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16 March 2014 @ 11:46 am
FIC: Bittersweet  
Title: Bittersweet
Author: pooh_collector
Rating: G
Characters/Pairing: Gen, Peter/El, Peter, Neal
Word Count: ~ 5,200
Spoilers: S5 finale
Warnings: Tissues will likely be required.
Summary: Written for Abduct-a-Palooza II at WhiteCollarHC. Neal is kidnapped and Peter never finds him. Five years go by, Neal is finally free and has made a new life for himself. And then he has an unexpected encounter.


Peter stepped out of the Bittersweet Cafe and onto the sidewalk on Main Street. The sun was bright and the morning air was just a little crisp, foretelling of the autumn days that were on the horizon. Peter was beginning to see why El’s parents had chosen Colorado for their retirement. It was beautiful.

He turned north, looking up the street where small shops sat in a neat row. There was a barber shop just across the nearest side street complete with a red, white and blue striped pole. A man with dark hair, a slender frame and a cane was just walking passed it and Peter felt a chill creep up his spine, the touch of a ghost’s hand on his shoulder.

Unexpected tears pricked at his eyes. It had been a long time since he last thought he saw Neal in a crowd, or just around a corner.

When his former partner had originally been kidnapped, hardly a day went by that Peter didn’t see Neal somewhere, in a shop window, in a passing car, walking along the sidewalk. He had spent years searching for Neal and even more years still seeing the younger man out of the corner of his eye in both ordinary and the most unexpected of places, like walking down the street 4,000 miles from New York in a small town in Colorado.

Peter blinked away the wetness and looked again, but the man was too far down the street for Peter to get a good look at him. But it didn’t matter, Neal was gone.


There were hands holding him down with bruising force. He fought, pushing and pulling against them. He wheezed out a plea, struggling to bring the humid, warm air into his lungs. “Please, don’t. I won’t run again.”

“Now why would I take the word of a known conman?” Boots asked, this Southern accent drawing out every syllable. “I’m sorry sir, but there are no second chances here.”

He renewed his efforts, panic fueling his movements. The hold of his captors grew stronger. His right leg was pulled straight and tight. He tried to kick out, but the hands were too strong and then it was too late. The lead pipe struck his knee with blinding force and he screamed.

Nate woke from the nightmare fueled by memory with a start, his breathing ragged, his heart thumping wildly in his chest. Berthe didn’t even open an eye where she lay spinelessly curled on the end of the bed. She was used to her human companion’s nightmares. “Don’t let me disturb you,” Nate snarked, as he sat up against the headboard to catch his breath.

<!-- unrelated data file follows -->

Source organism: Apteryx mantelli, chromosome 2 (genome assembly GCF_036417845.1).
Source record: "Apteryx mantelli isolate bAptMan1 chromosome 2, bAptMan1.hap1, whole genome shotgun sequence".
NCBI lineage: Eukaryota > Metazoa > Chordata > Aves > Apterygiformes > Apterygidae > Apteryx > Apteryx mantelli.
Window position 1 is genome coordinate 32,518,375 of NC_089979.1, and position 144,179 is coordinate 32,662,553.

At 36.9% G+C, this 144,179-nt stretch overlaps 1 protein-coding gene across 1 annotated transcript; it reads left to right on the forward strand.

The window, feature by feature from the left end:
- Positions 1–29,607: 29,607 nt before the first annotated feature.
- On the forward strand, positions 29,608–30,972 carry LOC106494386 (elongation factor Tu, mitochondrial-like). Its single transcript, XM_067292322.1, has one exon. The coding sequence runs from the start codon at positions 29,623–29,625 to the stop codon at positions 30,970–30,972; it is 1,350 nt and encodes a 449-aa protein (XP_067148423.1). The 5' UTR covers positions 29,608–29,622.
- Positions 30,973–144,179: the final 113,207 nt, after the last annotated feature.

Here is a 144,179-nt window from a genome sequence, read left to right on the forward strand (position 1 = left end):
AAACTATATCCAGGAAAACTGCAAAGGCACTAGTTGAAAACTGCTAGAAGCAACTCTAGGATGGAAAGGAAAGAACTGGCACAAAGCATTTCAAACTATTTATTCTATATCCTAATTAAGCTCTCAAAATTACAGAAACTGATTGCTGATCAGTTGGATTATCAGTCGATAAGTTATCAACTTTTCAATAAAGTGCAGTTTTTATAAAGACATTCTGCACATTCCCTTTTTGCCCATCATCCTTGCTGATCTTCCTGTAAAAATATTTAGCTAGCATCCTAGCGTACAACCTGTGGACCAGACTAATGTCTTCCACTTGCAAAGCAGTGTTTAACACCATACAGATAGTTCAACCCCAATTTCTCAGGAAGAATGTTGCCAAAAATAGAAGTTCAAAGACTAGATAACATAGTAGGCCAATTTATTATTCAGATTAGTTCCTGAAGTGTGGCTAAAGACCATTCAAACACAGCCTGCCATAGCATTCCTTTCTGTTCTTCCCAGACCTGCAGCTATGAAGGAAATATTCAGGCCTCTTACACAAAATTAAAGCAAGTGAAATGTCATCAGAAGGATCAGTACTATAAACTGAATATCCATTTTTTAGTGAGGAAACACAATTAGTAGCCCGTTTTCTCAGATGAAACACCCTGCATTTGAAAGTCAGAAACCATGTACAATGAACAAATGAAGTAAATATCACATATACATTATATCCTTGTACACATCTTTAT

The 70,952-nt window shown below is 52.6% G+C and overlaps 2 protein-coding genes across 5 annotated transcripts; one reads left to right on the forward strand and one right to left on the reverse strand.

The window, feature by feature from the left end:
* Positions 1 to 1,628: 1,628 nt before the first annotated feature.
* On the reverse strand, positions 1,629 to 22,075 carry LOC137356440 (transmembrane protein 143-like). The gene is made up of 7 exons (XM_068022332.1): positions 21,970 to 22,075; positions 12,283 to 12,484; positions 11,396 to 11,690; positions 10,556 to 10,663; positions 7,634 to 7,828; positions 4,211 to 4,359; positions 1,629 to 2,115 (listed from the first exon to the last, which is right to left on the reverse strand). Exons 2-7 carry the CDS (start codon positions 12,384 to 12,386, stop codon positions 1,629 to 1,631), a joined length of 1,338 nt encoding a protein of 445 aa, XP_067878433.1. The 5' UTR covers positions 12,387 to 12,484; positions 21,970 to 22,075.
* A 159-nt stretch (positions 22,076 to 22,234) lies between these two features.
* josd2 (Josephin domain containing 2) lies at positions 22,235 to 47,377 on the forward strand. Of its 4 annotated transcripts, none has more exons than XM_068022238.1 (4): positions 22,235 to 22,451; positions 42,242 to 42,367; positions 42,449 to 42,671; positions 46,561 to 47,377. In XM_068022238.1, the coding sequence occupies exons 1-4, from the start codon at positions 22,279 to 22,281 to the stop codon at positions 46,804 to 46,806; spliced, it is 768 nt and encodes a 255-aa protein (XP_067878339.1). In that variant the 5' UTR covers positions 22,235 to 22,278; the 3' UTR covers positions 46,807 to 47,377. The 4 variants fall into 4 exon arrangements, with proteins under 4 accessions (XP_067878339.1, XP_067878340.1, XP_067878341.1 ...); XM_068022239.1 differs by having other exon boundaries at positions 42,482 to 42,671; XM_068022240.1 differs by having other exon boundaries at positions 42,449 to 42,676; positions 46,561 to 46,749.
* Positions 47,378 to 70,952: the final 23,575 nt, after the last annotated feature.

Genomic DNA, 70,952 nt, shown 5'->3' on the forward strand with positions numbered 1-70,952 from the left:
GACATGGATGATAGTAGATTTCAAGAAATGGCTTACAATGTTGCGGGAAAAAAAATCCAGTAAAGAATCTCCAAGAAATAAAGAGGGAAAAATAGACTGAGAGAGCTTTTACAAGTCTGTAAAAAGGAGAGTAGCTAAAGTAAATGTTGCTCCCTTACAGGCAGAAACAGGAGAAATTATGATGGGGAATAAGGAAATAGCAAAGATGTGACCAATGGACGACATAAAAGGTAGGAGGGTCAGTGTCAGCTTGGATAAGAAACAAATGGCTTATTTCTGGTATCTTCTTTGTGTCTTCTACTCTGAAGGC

It was early, but too late to try to go back to sleep. Nate closed his eyes, rested his head against the headboard and took a moment to wash the vestiges of his dream away. Then he eased himself out of bed, grabbed his cane and stood. His knee protested, as it always did, but he ignored it and made his way slowly toward the bathroom, giving Berthe a rub behind her ears as he moved passed her. “Sharing my bed with a woman isn’t what it used to be,” he mused.

Thirty minutes later he left his small bungalow and headed the two blocks down to Main Street. It was a bright and beautiful late summer’s day with just a hint of crispness in the early morning air. A day very much like the one when he first came to Louisville almost two years ago.

As he approached Main, Nate swung into the back door of the Mercantile Building and made his way down the hallway to Vic’s.

When Jeannie spotted him she smiled. “Vanilla latte with almond milk, Nate?”

He nodded, returning the coffee shop manager’s smile. “Yes, please.”

While Nate waited he chatted amiably with a few of the regulars who were seated at the tables with their morning coffees, their laptops and their paperbacks. Nate never said anything much, he was a reserved man according to anyone who knew him, but he always had a smile and a hello or a word or two about the weather for his neighbors. He enjoyed being a regular guy with an ordinary life in small town America.

With his latte in hand, Nate left the shop, crossed the street and made his way down to the little framing store and gallery that he owned at the end of the shopping district.

When he reached the old-fashioned barber shop a strange feeling ran through him, like someone was watching, a ghost peering over his shoulder.